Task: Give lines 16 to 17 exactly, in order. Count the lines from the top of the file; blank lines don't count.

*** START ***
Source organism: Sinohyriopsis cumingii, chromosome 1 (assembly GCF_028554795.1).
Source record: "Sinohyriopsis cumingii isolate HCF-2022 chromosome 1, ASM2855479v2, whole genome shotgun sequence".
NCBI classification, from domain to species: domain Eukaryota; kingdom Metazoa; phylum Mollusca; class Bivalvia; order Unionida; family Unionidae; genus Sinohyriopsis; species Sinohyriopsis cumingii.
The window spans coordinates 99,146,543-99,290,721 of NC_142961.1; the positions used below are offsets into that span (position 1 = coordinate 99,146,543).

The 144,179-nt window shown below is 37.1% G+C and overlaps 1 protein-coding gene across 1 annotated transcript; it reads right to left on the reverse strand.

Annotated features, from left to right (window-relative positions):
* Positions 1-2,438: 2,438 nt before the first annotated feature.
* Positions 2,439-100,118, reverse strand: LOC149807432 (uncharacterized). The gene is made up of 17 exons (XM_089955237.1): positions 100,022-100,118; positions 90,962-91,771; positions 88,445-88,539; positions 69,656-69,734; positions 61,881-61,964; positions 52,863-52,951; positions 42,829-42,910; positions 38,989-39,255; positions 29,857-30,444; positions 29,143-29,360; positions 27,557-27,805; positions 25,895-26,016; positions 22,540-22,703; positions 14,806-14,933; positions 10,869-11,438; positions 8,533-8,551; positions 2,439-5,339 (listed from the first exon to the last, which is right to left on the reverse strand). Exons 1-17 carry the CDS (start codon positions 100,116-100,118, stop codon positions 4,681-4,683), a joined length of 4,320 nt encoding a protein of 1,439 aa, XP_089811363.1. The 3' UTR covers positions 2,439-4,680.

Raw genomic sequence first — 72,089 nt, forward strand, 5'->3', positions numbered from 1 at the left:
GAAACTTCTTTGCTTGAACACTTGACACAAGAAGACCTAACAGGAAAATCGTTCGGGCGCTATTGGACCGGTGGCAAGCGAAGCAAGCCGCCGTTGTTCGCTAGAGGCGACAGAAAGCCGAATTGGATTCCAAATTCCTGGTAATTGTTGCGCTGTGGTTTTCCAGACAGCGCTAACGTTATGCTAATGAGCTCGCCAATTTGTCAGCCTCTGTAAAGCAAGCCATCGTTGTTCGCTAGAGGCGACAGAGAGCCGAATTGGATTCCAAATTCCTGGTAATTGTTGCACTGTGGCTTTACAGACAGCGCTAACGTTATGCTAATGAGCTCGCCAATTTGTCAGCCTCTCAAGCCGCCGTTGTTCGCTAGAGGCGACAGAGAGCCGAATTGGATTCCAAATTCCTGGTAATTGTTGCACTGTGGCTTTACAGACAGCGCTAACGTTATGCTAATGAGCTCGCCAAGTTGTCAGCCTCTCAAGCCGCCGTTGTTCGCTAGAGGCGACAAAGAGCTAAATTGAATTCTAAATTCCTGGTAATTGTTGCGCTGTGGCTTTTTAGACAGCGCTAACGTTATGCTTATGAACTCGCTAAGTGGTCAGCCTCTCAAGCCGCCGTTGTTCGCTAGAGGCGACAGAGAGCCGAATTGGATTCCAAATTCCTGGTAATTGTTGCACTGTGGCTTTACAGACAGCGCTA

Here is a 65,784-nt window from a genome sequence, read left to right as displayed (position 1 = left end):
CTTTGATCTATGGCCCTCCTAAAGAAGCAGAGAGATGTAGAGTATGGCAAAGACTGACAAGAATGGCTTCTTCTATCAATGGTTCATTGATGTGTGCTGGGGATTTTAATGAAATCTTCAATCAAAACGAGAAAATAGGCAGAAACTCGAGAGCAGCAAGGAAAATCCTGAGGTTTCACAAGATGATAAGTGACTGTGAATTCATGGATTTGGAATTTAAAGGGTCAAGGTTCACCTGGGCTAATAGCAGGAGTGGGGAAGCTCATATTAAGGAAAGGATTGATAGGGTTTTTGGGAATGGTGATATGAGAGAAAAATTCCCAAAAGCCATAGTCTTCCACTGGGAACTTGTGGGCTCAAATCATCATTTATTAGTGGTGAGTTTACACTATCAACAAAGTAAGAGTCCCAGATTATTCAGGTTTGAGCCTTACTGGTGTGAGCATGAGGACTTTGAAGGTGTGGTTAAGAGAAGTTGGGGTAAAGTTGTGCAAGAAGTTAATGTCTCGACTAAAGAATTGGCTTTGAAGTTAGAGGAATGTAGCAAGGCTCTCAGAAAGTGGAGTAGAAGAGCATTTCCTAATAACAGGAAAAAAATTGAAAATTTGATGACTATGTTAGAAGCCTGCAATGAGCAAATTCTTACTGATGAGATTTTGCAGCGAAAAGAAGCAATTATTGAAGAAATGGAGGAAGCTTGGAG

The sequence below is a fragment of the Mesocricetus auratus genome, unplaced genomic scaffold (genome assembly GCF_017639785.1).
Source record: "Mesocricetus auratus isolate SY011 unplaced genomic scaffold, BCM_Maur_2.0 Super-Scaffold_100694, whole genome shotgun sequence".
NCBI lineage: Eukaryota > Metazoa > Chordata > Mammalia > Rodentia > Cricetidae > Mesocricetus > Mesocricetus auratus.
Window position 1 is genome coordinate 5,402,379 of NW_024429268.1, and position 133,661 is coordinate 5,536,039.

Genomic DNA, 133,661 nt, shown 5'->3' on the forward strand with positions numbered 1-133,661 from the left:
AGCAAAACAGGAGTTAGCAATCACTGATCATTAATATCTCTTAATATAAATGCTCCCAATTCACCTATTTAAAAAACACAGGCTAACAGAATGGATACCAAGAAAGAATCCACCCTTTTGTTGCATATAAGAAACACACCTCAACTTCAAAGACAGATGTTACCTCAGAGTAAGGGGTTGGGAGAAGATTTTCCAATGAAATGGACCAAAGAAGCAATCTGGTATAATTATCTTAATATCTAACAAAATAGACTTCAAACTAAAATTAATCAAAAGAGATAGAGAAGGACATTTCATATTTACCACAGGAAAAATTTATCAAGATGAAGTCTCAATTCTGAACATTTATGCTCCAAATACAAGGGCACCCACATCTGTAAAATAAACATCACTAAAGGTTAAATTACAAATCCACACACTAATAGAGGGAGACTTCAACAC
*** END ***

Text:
Window position 1 is genome coordinate 5,402,379 of NW_024429268.1, and position 133,661 is coordinate 5,536,039.

Genomic DNA, 133,661 nt, shown 5'->3' on the forward strand with positions numbered 1-133,661 from the left: